I fantasize that when retired, Mrs. Blogs and I will RV across this beautiful country. I have a friend doing just that and I love reading his stories.

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I have included many scenes from these road trips in Unwanted Heroes and its unpublished sequel. As I made the transition into fantasy, the landscape, trees and even stone hamlets found their way into my world building. I wrote earlier that you can find fantasy everywhere and the open road is such rich fodder for authors.

But for now I want to avoid Odessiya and other mythical realms. I am in America and the magic of the open road is a connection to share with my fellow Americans. If you don’t believe me, check out Lana Del Rey’s amazing video: Ride. 

And for those of you who are worried, I have not abandoned my roots in a purge of patriotism. Come June 12, my half century celebration, I will still don my England soccer shirt and cheer the Three Lions. Some habits run too deep.

 But after they crash out of the World Cup, I can console myself and hit the open road with my friends and fellow countrymen and women:  Bob, Bruce and Lana.

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Alon Shalev is the author of the 2013 Eric Hoffer YA Book Award winner, At The Walls of Galbrieth, The First Decree, and Ashbar – Wycaan Master Book 3 – all released by Tourmaline Books. Shalev is also the author of three social justice-themed novels including Unwanted Heroes. He swears there is a connection. More at http://www.alonshalev.com and on Twitter (@elfwriter). Hang out withAlon on Google+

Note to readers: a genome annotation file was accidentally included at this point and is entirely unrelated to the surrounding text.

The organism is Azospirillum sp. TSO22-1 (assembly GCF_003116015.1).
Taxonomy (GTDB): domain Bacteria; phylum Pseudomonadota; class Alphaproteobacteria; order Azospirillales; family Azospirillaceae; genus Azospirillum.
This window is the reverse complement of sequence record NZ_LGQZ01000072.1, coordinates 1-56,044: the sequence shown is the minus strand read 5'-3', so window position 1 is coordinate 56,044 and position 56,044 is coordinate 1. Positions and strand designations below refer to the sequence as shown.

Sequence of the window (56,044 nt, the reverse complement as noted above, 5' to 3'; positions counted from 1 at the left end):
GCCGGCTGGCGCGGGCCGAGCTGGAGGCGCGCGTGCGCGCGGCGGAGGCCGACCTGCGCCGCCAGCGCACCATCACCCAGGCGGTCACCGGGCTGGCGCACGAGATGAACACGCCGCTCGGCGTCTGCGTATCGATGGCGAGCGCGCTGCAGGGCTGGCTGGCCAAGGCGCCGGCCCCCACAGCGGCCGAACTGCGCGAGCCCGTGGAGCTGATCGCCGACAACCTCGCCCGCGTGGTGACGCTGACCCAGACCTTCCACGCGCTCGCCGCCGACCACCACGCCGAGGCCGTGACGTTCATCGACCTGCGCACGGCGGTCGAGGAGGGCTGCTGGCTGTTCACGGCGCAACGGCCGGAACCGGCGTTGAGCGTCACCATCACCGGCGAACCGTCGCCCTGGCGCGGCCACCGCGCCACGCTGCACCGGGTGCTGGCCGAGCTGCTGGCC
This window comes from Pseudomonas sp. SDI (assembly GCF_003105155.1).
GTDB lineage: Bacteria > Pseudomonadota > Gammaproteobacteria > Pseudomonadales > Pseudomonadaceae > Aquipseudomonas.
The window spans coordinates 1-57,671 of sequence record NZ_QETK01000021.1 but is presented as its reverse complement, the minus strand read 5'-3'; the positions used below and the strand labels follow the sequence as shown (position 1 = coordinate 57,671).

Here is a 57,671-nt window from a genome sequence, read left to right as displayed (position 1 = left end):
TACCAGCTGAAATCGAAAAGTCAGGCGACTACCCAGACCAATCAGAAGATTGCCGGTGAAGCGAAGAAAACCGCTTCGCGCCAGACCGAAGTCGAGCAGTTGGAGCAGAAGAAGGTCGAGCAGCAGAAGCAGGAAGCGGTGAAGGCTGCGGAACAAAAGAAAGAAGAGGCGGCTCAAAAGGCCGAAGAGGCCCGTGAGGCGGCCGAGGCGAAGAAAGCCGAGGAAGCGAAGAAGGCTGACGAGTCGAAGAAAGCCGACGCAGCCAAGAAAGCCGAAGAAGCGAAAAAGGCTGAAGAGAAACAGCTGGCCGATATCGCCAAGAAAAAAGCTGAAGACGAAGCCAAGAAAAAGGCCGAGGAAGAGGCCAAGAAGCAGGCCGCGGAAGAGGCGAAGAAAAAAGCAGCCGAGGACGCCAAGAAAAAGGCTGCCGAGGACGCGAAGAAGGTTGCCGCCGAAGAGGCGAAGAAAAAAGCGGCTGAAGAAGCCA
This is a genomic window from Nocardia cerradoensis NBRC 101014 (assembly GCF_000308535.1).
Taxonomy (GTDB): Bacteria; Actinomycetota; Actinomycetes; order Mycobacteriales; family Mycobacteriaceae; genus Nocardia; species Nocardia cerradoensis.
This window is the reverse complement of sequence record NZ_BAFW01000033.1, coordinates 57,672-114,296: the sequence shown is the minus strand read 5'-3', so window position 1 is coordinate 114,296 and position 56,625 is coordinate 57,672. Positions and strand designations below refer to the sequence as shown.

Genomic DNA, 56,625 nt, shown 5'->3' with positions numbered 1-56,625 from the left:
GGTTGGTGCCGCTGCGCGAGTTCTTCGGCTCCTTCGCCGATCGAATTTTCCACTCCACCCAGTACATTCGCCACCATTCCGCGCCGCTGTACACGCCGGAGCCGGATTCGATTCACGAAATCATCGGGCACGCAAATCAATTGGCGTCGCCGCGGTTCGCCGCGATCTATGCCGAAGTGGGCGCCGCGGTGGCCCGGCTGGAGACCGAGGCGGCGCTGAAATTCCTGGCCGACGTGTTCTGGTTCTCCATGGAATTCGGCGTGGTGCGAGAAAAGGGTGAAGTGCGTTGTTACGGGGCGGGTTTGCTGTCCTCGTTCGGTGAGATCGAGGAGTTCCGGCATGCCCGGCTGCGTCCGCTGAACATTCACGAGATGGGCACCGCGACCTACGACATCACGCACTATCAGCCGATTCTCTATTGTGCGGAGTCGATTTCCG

Berkeley Bashing

Once again, the world is frustrated with Berkeley. I love the city, often agreeing with the political vibe that runs through certain parts of our population. I also reserve the right to take issue when I disagree. However, the difference between me and say those who publicly went on record with the following quotes, is that I am content to live in an arena where public debate and civil discourse can be debated at any of our fine coffee establishments or in any one of many creative ways.

“I have had it with Berkeley, California, that anti-American bastion of disloyalty to the values and existence of the United States of America,” Dr. Laura, the syndicated pop psychologist wrote on her website. “I am calling for Berkeley to secede from California and the United States and go form their own pathetic country.”